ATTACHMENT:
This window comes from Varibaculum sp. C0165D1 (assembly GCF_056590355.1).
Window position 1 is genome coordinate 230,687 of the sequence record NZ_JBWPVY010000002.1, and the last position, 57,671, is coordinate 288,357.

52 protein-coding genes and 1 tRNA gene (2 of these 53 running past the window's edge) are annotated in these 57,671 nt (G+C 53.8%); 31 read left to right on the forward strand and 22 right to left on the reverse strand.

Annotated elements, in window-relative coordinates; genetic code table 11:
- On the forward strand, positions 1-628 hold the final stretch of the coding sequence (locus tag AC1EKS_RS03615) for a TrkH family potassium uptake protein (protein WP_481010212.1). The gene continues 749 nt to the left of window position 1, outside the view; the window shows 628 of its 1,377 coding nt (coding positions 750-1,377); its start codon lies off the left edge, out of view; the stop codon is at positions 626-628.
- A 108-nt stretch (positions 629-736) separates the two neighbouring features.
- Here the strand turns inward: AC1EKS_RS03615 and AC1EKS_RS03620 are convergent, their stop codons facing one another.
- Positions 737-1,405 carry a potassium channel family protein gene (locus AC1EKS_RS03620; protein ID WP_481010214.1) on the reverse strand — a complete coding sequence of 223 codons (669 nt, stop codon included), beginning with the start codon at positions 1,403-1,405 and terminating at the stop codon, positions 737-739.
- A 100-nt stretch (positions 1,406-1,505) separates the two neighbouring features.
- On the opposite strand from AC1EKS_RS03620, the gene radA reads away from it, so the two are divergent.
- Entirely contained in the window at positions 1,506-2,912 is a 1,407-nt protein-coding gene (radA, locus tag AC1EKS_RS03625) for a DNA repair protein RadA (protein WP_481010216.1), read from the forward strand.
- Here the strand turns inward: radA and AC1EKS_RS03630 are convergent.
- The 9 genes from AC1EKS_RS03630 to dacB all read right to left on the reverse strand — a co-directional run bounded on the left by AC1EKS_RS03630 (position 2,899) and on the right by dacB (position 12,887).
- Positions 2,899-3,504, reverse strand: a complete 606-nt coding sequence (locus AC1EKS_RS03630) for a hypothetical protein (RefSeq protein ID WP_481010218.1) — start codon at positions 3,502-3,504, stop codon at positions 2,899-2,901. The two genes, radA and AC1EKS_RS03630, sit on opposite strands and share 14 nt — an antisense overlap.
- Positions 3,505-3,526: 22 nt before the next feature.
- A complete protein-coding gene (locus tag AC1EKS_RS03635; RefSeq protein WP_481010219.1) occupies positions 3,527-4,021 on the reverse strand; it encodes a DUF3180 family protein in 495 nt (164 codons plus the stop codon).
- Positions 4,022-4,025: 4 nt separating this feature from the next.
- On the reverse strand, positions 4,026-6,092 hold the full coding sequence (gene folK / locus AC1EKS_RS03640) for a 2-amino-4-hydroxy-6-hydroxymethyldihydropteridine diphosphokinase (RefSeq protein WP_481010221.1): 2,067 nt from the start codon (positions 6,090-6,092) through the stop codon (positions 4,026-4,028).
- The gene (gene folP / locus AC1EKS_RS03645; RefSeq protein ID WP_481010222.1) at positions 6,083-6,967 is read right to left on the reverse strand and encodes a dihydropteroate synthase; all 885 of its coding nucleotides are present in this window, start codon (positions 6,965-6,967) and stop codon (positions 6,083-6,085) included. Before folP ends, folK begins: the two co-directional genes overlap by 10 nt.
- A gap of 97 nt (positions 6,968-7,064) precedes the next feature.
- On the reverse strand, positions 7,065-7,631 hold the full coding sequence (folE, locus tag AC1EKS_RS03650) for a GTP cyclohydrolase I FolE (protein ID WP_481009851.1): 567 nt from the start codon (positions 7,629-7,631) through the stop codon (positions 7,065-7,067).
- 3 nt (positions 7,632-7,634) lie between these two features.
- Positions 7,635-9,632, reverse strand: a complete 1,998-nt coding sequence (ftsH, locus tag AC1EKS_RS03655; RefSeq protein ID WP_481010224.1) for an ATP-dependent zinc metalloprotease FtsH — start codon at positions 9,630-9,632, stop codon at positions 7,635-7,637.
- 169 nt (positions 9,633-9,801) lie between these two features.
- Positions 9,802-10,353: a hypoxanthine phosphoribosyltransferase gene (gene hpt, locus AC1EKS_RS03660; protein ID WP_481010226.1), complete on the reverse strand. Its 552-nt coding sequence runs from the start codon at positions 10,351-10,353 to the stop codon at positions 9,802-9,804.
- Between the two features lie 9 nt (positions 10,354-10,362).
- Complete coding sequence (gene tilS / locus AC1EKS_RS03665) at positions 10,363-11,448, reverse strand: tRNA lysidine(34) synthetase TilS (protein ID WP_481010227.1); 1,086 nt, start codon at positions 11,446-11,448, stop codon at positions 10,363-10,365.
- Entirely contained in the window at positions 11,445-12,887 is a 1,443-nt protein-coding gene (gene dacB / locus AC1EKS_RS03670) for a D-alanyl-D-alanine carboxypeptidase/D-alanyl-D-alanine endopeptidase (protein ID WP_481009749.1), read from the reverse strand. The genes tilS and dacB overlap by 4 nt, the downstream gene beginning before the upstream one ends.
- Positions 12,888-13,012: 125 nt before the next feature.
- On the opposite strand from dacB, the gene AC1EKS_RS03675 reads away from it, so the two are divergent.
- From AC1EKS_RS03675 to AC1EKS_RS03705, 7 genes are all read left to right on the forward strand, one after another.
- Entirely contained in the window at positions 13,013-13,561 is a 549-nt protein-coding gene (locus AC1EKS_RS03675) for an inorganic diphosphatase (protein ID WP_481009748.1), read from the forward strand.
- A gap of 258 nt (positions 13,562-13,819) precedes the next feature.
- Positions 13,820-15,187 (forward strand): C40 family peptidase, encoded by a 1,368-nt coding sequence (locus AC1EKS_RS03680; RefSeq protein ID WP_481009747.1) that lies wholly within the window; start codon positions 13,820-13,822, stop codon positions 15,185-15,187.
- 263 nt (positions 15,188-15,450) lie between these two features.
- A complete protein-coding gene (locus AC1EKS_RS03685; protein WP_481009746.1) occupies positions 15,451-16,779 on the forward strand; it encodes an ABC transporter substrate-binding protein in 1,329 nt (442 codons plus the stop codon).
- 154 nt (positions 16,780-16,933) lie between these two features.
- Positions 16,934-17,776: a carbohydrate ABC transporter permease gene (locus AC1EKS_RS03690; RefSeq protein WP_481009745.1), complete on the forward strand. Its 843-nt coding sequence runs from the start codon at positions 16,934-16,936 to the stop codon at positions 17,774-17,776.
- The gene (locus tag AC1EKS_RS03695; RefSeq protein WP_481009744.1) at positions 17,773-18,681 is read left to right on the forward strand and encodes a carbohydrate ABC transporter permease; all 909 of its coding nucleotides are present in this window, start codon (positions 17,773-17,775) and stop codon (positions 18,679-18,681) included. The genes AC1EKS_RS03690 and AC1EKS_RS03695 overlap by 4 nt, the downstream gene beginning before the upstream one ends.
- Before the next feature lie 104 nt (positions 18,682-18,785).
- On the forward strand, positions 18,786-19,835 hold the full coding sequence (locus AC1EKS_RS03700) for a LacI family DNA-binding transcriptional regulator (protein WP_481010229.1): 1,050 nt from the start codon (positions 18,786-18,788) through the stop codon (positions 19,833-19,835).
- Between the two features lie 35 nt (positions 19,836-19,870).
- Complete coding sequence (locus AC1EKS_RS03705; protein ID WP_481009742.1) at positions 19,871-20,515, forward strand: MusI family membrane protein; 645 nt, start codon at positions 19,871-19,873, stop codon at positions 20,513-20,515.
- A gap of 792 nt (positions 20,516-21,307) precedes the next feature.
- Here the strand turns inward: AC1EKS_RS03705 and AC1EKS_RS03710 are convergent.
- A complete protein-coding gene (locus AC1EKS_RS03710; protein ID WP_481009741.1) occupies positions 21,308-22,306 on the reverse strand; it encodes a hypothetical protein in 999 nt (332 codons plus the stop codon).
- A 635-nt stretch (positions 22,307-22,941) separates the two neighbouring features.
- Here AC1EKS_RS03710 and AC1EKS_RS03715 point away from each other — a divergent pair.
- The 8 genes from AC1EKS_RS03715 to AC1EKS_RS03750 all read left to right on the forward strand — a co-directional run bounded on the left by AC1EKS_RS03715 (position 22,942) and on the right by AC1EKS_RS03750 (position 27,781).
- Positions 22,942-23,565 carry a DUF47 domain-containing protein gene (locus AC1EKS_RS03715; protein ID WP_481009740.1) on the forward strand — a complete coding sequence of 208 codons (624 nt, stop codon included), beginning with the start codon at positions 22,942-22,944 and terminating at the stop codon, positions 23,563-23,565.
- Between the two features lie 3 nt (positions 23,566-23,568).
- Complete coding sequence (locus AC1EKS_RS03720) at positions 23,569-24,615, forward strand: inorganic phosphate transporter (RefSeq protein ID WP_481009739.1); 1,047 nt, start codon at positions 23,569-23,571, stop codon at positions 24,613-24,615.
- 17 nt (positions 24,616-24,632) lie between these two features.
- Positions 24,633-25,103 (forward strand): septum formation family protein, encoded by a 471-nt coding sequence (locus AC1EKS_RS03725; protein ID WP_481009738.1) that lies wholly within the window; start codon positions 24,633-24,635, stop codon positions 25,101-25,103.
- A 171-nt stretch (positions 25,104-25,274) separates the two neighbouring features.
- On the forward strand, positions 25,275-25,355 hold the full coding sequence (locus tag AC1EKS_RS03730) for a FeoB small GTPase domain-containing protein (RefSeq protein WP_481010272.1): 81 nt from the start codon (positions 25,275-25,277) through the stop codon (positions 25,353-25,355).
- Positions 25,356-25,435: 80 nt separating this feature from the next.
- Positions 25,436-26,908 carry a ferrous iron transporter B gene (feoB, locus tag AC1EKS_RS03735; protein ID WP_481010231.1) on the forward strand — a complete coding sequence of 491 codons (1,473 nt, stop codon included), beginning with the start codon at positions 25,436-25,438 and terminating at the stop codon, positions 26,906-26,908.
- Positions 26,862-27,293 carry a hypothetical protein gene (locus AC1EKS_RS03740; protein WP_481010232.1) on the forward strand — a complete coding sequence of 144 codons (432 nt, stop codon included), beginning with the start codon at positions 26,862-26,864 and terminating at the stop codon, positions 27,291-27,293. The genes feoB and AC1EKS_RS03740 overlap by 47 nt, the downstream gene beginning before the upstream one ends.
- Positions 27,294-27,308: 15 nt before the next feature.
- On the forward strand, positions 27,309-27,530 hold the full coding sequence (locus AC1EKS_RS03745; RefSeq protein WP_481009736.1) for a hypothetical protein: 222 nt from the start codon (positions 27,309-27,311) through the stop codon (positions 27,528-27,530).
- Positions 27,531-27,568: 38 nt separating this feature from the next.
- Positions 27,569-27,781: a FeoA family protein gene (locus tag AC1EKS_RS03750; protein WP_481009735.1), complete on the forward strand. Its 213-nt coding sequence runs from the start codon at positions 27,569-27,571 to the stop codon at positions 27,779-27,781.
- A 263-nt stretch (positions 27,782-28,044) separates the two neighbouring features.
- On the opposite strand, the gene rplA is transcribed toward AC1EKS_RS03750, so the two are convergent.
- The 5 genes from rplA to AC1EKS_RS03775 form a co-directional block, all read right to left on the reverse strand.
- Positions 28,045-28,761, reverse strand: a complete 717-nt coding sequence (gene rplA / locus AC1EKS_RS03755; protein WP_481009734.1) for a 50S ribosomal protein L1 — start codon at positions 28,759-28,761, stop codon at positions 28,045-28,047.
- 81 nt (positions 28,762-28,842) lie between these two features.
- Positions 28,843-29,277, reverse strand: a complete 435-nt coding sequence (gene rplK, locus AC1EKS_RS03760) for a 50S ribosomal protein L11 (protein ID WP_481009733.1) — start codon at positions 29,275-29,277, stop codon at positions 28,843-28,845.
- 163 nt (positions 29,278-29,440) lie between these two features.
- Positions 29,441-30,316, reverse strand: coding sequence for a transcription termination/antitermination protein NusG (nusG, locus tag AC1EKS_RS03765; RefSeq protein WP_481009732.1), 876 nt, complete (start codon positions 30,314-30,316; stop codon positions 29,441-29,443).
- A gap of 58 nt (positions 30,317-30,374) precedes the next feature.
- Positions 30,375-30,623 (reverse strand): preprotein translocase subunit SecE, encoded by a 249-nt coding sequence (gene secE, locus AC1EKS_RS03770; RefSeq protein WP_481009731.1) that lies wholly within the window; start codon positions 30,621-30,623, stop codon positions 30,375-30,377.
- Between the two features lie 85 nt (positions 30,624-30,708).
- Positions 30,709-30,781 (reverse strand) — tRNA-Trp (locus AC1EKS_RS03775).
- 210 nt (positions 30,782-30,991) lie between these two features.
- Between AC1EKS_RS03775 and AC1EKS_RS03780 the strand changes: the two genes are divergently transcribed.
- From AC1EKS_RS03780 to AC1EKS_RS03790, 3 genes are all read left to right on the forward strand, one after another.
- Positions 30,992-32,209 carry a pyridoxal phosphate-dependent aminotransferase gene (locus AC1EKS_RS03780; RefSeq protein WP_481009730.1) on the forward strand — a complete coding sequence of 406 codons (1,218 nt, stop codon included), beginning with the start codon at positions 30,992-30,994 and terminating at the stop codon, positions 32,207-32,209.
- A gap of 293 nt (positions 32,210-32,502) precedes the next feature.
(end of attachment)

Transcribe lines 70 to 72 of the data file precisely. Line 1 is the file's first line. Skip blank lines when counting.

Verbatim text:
- 163 nt (positions 29,278-29,440) lie between these two features.
- Positions 29,441-30,316, reverse strand: coding sequence for a transcription termination/antitermination protein NusG (nusG, locus tag AC1EKS_RS03765; RefSeq protein WP_481009732.1), 876 nt, complete (start codon positions 30,314-30,316; stop codon positions 29,441-29,443).
- A gap of 58 nt (positions 30,317-30,374) precedes the next feature.